The 2021 Chevy Trailblazer is proving to be a successful newcomer in the subcompact crossover market. 34,292 examples were sold in the U.S. in 2020, even though the model did not go on sale until halfway through the year, and supply was initially well below demand, a situation which is only now beginning to be resolved.
It would be too much to say that the Chevy Trailblazer is finding customers because of its front and rear lights. Nobody is buying this model (or any other vehicle, for that matter) for that reason alone. But having an attractive and functional set of peepers sure doesn’t hurt.
Our real-world photo gallery shows a Chevy Trailblazer RS (with which we spent 1,000 miles last year) illuminating its surroundings at night. Notably, both the RS and the Activ trim levels, which together accounted for 35 percent of sales last year, feature light emitting diode (LED) headlights – an impressive feature for an entry-level vehicle.
Much like its larger Blazer stable mate, the Trailblazer has a dual-tier lighting arrangement, with the top tier serving as the daytime running lights (DRL) and the lights immediately below them serving as the primary headlights.
Look closely at the DRLs and you’ll see some attitude coming from the narrow lenses.
Moving to the bottom of the 2021 Trailblazer’s signature dual-port grille are a set of fog lights, completing a three-row illumination array. The fog lights are standard on the RS, the Activ and the mid-range LT, and are withheld only on the LS and the entry-level L which, at $19,995, is the only version with a starting MSRP below below $20,000.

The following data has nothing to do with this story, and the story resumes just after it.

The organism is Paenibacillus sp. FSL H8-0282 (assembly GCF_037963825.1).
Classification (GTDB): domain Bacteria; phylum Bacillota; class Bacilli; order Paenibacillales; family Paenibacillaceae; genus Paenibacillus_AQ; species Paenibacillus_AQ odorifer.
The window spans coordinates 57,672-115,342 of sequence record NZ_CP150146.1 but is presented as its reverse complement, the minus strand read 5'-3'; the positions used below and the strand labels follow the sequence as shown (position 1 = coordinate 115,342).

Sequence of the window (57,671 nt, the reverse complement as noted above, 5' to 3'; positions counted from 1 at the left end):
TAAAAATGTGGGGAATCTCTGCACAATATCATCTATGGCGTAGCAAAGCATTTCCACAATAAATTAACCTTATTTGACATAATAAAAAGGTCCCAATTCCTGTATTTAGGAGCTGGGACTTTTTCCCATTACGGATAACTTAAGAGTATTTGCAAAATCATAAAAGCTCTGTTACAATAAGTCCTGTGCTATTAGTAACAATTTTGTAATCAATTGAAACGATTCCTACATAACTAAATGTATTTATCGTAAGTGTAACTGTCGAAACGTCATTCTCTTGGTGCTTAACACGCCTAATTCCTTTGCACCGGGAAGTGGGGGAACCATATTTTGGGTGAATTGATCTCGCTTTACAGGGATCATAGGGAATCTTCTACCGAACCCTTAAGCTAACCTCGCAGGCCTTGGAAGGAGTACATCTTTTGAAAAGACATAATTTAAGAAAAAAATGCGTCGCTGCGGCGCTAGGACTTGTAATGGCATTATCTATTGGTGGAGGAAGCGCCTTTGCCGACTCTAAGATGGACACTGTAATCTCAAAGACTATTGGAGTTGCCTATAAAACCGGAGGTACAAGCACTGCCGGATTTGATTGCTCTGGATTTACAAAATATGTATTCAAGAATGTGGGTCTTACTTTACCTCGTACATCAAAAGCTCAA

When all three forward lighting elements – the DRLs, primary head lights and fog lights – are enabled, the Trailblazer takes on quite a distinct appearance that’s attractive as it is sinister. Even better is that the tri-tier setup is very functional, illuminating the road ahead better than most vehicles we’ve ever driven, whether from GM or other manufacturers.
At the rear, each tail light cluster is split into two parts, one on the liftgate, the other on the sides of the body. The wraparound effect means that these lights are almost as clearly visible in profile as they are from behind the vehicle. The light pattern, resembling a well chewed bone or perhaps an extended and distorted letter H, is very distinctive.
In addition to the U.S. sales, 20,887 examples of the new Chevy Trailblazer were purchased in South Korea in 2020, where the vehicle is built at the GM Bupyeong plant. A further 2,486 units were sold in Canada during the same timeframe.
These figures are expected to rise dramatically in the coming year, as dealer inventory improves and production of the 2021 Chevy Trax crossover at Bupyeong is reduced by 30 percent, giving the factory more capacity to build examples of the Trailblazer with its attractive lights.